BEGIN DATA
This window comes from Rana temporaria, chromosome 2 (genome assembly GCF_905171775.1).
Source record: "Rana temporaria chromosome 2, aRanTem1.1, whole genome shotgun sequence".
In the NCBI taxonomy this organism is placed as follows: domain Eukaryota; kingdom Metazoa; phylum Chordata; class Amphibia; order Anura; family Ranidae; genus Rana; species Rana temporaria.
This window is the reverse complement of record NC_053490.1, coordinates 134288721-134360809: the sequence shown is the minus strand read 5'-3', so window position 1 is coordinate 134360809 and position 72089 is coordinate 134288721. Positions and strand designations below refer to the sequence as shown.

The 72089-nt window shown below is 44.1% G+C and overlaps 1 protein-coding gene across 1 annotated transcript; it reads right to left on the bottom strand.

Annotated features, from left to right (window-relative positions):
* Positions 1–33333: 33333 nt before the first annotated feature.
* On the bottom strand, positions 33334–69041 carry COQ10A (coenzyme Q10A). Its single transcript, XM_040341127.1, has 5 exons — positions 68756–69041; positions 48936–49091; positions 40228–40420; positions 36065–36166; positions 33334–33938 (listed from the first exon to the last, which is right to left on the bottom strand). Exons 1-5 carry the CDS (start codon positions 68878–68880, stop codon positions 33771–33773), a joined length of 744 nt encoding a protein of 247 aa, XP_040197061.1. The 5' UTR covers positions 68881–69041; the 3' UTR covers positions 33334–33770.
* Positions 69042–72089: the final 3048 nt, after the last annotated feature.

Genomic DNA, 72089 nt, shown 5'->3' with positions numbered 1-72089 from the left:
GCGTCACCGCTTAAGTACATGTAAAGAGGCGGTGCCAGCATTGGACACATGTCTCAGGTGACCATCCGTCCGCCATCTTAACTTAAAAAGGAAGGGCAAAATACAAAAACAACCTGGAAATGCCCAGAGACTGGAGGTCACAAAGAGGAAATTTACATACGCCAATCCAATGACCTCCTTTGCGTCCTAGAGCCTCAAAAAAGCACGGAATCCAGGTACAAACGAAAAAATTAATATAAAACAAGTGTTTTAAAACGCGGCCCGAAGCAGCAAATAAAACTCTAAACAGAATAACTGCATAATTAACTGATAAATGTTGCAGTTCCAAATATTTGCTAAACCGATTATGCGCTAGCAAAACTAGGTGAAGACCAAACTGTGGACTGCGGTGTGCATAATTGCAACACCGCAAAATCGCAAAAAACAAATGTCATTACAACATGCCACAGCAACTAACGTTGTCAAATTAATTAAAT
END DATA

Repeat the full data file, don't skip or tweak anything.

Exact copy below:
This window comes from Rana temporaria, chromosome 2 (genome assembly GCF_905171775.1).
Source record: "Rana temporaria chromosome 2, aRanTem1.1, whole genome shotgun sequence".
In the NCBI taxonomy this organism is placed as follows: domain Eukaryota; kingdom Metazoa; phylum Chordata; class Amphibia; order Anura; family Ranidae; genus Rana; species Rana temporaria.
This window is the reverse complement of record NC_053490.1, coordinates 134288721-134360809: the sequence shown is the minus strand read 5'-3', so window position 1 is coordinate 134360809 and position 72089 is coordinate 134288721. Positions and strand designations below refer to the sequence as shown.

The 72089-nt window shown below is 44.1% G+C and overlaps 1 protein-coding gene across 1 annotated transcript; it reads right to left on the bottom strand.

Annotated features, from left to right (window-relative positions):
* Positions 1–33333: 33333 nt before the first annotated feature.
* On the bottom strand, positions 33334–69041 carry COQ10A (coenzyme Q10A). Its single transcript, XM_040341127.1, has 5 exons — positions 68756–69041; positions 48936–49091; positions 40228–40420; positions 36065–36166; positions 33334–33938 (listed from the first exon to the last, which is right to left on the bottom strand). Exons 1-5 carry the CDS (start codon positions 68878–68880, stop codon positions 33771–33773), a joined length of 744 nt encoding a protein of 247 aa, XP_040197061.1. The 5' UTR covers positions 68881–69041; the 3' UTR covers positions 33334–33770.
* Positions 69042–72089: the final 3048 nt, after the last annotated feature.

Genomic DNA, 72089 nt, shown 5'->3' with positions numbered 1-72089 from the left:
GCGTCACCGCTTAAGTACATGTAAAGAGGCGGTGCCAGCATTGGACACATGTCTCAGGTGACCATCCGTCCGCCATCTTAACTTAAAAAGGAAGGGCAAAATACAAAAACAACCTGGAAATGCCCAGAGACTGGAGGTCACAAAGAGGAAATTTACATACGCCAATCCAATGACCTCCTTTGCGTCCTAGAGCCTCAAAAAAGCACGGAATCCAGGTACAAACGAAAAAATTAATATAAAACAAGTGTTTTAAAACGCGGCCCGAAGCAGCAAATAAAACTCTAAACAGAATAACTGCATAATTAACTGATAAATGTTGCAGTTCCAAATATTTGCTAAACCGATTATGCGCTAGCAAAACTAGGTGAAGACCAAACTGTGGACTGCGGTGTGCATAATTGCAACACCGCAAAATCGCAAAAAACAAATGTCATTACAACATGCCACAGCAACTAACGTTGTCAAATTAATTAAAT